Art, MMT - Part 4 - Mono and collatype printing, MMT - Pt4 - Pj1 - Ex4 - Working with stencils, MMT - Pt4 - Project 1 - Monoprinting, Textiles 1 - Mixed Media for Textiles

MMT – Pt4 – Pj1 – Ex4 – Working with stencils

This was my most successful foray into print making, I had already found my self adding items to printing plates to act as resists and I love the drama created by having pronounced negative spaces.

The majority of the prints I made for this exercise were done on the Japanese calligraphy paper with the contrasting sides. The paper is called Hanshi and is made from mulberry pulp, it’s not the cheapest, I’d forgotten that because I’d had it such a long time, replacing it might have to wait!

Having 2 sides with different absorbency qualities was an advantage, it also becomes transparent without ripping too easily, this had the added delight of allowing you to see the print as it was developing in front of your eyes.

Wanting to develop more interesting compositions I experimented with some fabric.

At this stage my brain was hurting; I was building very interesting paint plates but that wasn’t always translating well into print.

Overlaps and lace quickly lost the complex texture and details. The prints looked like they were base layers not completed compositions. I was learning that selection and placement was important and had to be viewed as as a means to an end not as an artistic, aesthetic artwork in its own right.

The answer? Press harder!

Or, add more layers.

Now I was getting somewhere, I was able to print light over dark.

And then really mix up the stencils to create large resist areas for the quiet and small areas of intense detail for the noise to create more dynamic compositions.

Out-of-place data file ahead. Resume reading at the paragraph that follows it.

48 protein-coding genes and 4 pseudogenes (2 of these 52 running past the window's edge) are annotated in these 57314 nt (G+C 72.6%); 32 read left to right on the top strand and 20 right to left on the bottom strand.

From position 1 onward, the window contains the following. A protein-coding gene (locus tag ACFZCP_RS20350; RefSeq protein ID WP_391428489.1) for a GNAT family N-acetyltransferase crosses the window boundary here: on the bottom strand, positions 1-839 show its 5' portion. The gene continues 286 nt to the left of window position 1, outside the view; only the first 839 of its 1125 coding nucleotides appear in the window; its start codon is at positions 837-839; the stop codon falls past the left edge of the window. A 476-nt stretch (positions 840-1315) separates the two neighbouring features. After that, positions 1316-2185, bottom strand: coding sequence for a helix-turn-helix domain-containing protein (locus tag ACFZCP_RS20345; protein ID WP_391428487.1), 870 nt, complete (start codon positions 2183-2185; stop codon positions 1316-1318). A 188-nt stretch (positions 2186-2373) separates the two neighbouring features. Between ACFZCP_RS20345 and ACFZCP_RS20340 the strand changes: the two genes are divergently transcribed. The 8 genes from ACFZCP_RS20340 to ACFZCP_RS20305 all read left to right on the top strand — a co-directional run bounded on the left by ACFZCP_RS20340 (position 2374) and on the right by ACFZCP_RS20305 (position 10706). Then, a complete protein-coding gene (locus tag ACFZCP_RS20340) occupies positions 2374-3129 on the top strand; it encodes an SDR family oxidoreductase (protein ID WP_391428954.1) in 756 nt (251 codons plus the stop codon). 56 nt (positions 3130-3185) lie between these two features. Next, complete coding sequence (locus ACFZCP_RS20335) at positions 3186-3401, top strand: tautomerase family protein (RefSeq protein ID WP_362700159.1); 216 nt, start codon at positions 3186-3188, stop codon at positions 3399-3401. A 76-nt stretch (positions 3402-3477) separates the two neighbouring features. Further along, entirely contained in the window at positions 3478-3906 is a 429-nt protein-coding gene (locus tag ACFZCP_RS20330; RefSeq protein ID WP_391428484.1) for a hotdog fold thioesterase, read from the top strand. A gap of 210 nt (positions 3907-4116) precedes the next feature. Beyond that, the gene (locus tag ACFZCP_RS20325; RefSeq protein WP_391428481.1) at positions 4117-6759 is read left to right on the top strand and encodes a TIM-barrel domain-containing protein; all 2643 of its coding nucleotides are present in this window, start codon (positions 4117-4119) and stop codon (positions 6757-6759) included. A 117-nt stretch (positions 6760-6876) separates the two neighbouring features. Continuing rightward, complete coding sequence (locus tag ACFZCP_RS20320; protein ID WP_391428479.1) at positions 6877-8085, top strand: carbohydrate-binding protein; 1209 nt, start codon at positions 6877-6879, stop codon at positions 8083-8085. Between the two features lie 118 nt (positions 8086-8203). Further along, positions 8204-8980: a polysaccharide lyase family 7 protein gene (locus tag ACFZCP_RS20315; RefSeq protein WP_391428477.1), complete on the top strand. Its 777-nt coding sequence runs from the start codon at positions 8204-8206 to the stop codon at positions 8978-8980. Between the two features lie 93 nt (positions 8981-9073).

I even had a play with printing on fabric and the dried out wet wipes that I’d used to clean the printing plate, they just love to be printed on.

At this stage I went back and had another look at Making Your Mark a book by Claire Benn and Leslie Morgan, they are textile artists and when printing they use thickened dye. I’ve had some Jacquard dye thickener hanging around for ages (was this yours Anne?) and I thought now might be a good time to use it. I mixed up some black procion dye and used it for a top layer which looked like this.

But before the black layer I added a red and yellow layer and in one case I did some back drawing.

The process was quite frenzied, I have a tendency to work like this when a process really grabs me. I used blank sheets, pre-printed and dried sheets, wet wipes but not fabric which I now wish I had.

My sketchbook page doesn’t really express how much I enjoyed this printing session.

I really love these specific prints that came out of this session, they have a fractal quality, not in the tessellating way but in the way that clouds, trees and the works of Jackson Pollack are similar when viewed in their entirety or up close in detail.

They could be abstract landscapes or autumn leaves captured in puddles.

Art, MMT - Part 4 - Mono and collatype printing, MMT - Pt4 - Pj1 - Ex3 - Back Drawing, MMT - Pt4 - Project 1 - Monoprinting, Textiles 1 - Mixed Media for Textiles

MMT – Pt4 – Pj1 – Ex3 – Back Drawing

I’d watched quite a few videos on making back drawing prints and was quite looking forward to this exercise.

I was growing more confident and start to experiment with different mediums, like Brusho and surfaces.